By Greg Argos


CAMDEN, N.J. (CBS) — Everyone’s familiar with the saying: You never get a second chance to make a first impression. For some, their first impression of Camden is graffiti, mountains of junk from illegal dumping and vacant lots. Now city leaders want to give Camden a second chance because change is coming.

From small projects — like covering up graffiti — to large plans like building a brand new waterfront hotel, Camden is undergoing a transformation.

“There is a lot of change,” a painter said. “Same way you keep your house is the same way you want to keep your property. It’s getting better.”

The next step is focusing on once-blighted properties such as Cooper’s Poynt Park — one of six locations throughout the city that will receive funding for public art projects.

“This was literally a state prison,” Mayor Frank Moran said. “Many of the sites that we’ve identified were illegal dumping sites.”

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It’s part of an initiative called “A New View” Camden. The city is just one of four nationwide that’s received a $1 million grant spread across two years to help develop areas that have been eyesores on the community.

“We’ll get to clean them up. Eradicate all of the illegal dumping, but also use some of the illegal dumping for sculptured art,” Moran said.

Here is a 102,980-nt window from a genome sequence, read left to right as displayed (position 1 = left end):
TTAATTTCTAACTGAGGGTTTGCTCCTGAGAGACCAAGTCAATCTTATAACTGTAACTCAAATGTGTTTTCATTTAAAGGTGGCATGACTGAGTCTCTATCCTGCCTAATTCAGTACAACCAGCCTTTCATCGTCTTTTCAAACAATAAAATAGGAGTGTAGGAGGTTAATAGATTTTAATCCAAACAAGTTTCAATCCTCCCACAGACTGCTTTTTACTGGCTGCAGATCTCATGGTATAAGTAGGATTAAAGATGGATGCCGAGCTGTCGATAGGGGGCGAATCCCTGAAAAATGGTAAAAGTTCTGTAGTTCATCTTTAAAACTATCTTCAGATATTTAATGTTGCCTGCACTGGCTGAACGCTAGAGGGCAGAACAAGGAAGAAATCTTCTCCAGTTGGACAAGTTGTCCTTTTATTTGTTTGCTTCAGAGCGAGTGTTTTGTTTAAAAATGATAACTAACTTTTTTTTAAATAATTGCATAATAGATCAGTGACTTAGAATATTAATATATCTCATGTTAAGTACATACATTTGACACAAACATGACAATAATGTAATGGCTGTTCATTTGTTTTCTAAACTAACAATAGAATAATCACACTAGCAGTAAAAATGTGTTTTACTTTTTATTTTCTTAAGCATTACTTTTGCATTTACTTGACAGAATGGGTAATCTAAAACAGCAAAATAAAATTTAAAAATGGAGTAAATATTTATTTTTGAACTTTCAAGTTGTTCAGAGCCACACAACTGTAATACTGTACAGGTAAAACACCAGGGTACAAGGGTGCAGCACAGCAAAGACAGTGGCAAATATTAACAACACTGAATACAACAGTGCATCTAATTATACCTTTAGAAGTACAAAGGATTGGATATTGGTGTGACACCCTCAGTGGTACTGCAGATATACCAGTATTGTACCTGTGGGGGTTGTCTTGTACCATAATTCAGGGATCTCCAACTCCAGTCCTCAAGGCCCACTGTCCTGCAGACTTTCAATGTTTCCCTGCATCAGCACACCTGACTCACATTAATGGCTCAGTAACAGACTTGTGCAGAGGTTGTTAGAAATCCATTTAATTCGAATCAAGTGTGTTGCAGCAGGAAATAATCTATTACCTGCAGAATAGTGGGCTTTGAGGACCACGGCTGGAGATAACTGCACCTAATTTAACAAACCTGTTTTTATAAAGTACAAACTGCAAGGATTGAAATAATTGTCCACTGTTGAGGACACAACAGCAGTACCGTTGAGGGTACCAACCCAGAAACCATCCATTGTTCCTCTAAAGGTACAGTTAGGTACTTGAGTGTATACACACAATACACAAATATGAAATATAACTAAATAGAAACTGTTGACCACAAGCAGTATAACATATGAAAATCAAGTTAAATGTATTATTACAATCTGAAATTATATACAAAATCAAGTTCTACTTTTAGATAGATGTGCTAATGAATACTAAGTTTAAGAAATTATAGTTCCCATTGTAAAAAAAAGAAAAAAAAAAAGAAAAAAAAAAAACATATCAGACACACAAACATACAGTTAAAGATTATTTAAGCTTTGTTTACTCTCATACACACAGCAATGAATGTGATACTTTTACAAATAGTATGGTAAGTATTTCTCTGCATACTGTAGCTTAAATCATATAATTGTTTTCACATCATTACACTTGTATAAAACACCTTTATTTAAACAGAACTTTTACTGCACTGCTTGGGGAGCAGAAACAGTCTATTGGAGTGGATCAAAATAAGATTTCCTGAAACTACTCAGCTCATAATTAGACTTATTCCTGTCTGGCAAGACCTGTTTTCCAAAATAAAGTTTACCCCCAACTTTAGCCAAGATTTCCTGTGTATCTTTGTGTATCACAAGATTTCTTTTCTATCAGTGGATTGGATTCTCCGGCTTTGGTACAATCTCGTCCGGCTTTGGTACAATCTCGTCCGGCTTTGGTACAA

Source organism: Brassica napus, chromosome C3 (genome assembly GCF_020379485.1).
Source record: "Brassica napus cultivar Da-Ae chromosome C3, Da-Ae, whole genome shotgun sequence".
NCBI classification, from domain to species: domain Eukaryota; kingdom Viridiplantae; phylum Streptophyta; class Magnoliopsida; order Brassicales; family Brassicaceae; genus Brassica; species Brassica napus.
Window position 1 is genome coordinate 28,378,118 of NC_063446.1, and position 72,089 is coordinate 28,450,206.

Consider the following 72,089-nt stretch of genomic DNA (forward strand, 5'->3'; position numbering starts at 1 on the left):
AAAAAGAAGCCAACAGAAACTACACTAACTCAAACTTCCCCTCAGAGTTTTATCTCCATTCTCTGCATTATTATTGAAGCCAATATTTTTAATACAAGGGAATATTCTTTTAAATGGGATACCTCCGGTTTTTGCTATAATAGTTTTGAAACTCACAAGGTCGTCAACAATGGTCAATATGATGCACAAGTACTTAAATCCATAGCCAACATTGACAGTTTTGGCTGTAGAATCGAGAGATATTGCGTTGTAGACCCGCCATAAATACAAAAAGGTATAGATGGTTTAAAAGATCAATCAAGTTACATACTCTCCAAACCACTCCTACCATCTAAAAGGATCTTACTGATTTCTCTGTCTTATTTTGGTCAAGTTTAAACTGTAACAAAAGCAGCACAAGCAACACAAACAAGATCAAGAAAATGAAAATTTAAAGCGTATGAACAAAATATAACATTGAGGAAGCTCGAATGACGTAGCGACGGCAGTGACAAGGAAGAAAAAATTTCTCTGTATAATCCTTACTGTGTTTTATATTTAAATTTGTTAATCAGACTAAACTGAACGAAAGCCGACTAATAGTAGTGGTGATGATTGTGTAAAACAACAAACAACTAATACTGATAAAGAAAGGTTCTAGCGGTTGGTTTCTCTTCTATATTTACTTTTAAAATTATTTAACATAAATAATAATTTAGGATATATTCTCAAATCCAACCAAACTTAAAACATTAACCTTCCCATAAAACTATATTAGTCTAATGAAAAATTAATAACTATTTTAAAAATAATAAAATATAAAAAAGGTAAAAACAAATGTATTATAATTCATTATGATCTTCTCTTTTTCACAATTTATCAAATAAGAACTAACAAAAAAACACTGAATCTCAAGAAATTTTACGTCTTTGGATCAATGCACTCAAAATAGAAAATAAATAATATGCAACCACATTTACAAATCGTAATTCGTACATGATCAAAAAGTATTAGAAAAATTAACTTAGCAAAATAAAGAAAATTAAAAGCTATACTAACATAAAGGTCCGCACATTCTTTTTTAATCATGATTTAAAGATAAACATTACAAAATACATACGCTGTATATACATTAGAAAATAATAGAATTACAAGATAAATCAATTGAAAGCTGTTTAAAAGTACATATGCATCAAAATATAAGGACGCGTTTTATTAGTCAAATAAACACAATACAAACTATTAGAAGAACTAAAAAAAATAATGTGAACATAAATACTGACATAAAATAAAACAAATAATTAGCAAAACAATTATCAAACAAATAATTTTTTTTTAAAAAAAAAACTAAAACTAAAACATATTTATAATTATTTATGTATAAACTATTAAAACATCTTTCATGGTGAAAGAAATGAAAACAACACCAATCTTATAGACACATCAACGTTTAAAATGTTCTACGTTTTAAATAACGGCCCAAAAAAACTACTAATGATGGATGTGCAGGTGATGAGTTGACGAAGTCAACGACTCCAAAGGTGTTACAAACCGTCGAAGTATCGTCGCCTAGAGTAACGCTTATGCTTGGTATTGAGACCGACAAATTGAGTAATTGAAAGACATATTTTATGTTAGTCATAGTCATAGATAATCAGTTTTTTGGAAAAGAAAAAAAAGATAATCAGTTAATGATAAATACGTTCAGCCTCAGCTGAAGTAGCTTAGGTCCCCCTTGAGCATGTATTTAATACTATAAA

Places like the old Reliable Tire company, the scene of a 12-alarm fire back in 2011. Now it sits as an empty field with trash and debris littering the area.

“I’m extremely excited about it,” Camden County freeholder Carmen Rodriguez said. “We’re seeing the renaissance. We’re seeing the changes that are starting to begin.”

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City officials have just opened up the bidding process for local artists to submit their plans.

“Let them own that space. Let it be someplace they’ll feel good about,” Rodriguez said.

The goal?

A cleaner, more attractive Camden to smile about.

“It’ll just take a little bit of time,” the painter said. “Rome wasn’t built in a day, you know?”

Moran says this is just one step in making Camden a destination city. The requests for proposals are due Sept. 6.